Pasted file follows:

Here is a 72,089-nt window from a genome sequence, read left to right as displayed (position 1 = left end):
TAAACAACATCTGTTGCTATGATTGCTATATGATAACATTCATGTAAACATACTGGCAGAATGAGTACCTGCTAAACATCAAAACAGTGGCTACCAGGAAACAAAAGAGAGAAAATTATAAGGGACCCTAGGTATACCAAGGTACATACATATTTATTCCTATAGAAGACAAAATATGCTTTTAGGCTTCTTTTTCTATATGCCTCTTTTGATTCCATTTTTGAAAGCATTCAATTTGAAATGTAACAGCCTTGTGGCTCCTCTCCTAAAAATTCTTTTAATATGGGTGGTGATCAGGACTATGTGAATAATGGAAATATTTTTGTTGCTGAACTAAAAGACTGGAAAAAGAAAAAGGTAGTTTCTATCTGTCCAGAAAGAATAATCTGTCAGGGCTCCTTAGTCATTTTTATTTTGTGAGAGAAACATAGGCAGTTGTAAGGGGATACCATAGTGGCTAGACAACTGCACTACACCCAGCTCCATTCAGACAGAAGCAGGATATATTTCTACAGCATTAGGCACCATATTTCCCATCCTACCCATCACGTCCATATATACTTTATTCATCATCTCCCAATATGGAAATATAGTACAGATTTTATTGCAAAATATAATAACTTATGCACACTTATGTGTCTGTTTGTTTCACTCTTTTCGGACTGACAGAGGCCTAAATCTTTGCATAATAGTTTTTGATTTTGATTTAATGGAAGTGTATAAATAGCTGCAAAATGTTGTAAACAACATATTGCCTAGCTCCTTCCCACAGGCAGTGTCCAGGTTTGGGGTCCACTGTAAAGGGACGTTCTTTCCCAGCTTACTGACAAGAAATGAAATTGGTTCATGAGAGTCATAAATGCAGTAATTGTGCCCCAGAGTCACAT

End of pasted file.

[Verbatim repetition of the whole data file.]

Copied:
Here is a 72,089-nt window from a genome sequence, read left to right as displayed (position 1 = left end):
TAAACAACATCTGTTGCTATGATTGCTATATGATAACATTCATGTAAACATACTGGCAGAATGAGTACCTGCTAAACATCAAAACAGTGGCTACCAGGAAACAAAAGAGAGAAAATTATAAGGGACCCTAGGTATACCAAGGTACATACATATTTATTCCTATAGAAGACAAAATATGCTTTTAGGCTTCTTTTTCTATATGCCTCTTTTGATTCCATTTTTGAAAGCATTCAATTTGAAATGTAACAGCCTTGTGGCTCCTCTCCTAAAAATTCTTTTAATATGGGTGGTGATCAGGACTATGTGAATAATGGAAATATTTTTGTTGCTGAACTAAAAGACTGGAAAAAGAAAAAGGTAGTTTCTATCTGTCCAGAAAGAATAATCTGTCAGGGCTCCTTAGTCATTTTTATTTTGTGAGAGAAACATAGGCAGTTGTAAGGGGATACCATAGTGGCTAGACAACTGCACTACACCCAGCTCCATTCAGACAGAAGCAGGATATATTTCTACAGCATTAGGCACCATATTTCCCATCCTACCCATCACGTCCATATATACTTTATTCATCATCTCCCAATATGGAAATATAGTACAGATTTTATTGCAAAATATAATAACTTATGCACACTTATGTGTCTGTTTGTTTCACTCTTTTCGGACTGACAGAGGCCTAAATCTTTGCATAATAGTTTTTGATTTTGATTTAATGGAAGTGTATAAATAGCTGCAAAATGTTGTAAACAACATATTGCCTAGCTCCTTCCCACAGGCAGTGTCCAGGTTTGGGGTCCACTGTAAAGGGACGTTCTTTCCCAGCTTACTGACAAGAAATGAAATTGGTTCATGAGAGTCATAAATGCAGTAATTGTGCCCCAGAGTCACAT